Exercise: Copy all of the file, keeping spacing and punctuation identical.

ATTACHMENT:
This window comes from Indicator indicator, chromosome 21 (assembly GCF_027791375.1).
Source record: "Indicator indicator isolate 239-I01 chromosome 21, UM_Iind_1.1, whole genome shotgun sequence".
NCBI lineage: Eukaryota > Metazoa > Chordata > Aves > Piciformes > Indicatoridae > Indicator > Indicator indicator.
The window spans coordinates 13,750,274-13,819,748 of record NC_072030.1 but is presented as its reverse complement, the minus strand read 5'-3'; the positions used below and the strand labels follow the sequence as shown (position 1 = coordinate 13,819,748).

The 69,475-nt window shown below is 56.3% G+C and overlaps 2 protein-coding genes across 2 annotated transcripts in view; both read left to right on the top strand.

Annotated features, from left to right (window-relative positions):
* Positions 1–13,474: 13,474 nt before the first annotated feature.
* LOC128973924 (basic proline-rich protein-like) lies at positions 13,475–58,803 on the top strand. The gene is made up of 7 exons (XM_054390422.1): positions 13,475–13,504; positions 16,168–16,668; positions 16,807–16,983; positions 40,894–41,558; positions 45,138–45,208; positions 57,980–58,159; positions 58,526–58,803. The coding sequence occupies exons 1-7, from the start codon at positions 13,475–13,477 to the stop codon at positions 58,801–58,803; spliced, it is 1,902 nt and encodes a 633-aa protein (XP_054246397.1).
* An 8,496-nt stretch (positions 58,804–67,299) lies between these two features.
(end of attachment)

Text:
This window comes from Indicator indicator, chromosome 21 (assembly GCF_027791375.1).
Source record: "Indicator indicator isolate 239-I01 chromosome 21, UM_Iind_1.1, whole genome shotgun sequence".
NCBI lineage: Eukaryota > Metazoa > Chordata > Aves > Piciformes > Indicatoridae > Indicator > Indicator indicator.
The window spans coordinates 13,750,274-13,819,748 of record NC_072030.1 but is presented as its reverse complement, the minus strand read 5'-3'; the positions used below and the strand labels follow the sequence as shown (position 1 = coordinate 13,819,748).

The 69,475-nt window shown below is 56.3% G+C and overlaps 2 protein-coding genes across 2 annotated transcripts in view; both read left to right on the top strand.

Annotated features, from left to right (window-relative positions):
* Positions 1–13,474: 13,474 nt before the first annotated feature.
* LOC128973924 (basic proline-rich protein-like) lies at positions 13,475–58,803 on the top strand. The gene is made up of 7 exons (XM_054390422.1): positions 13,475–13,504; positions 16,168–16,668; positions 16,807–16,983; positions 40,894–41,558; positions 45,138–45,208; positions 57,980–58,159; positions 58,526–58,803. The coding sequence occupies exons 1-7, from the start codon at positions 13,475–13,477 to the stop codon at positions 58,801–58,803; spliced, it is 1,902 nt and encodes a 633-aa protein (XP_054246397.1).
* An 8,496-nt stretch (positions 58,804–67,299) lies between these two features.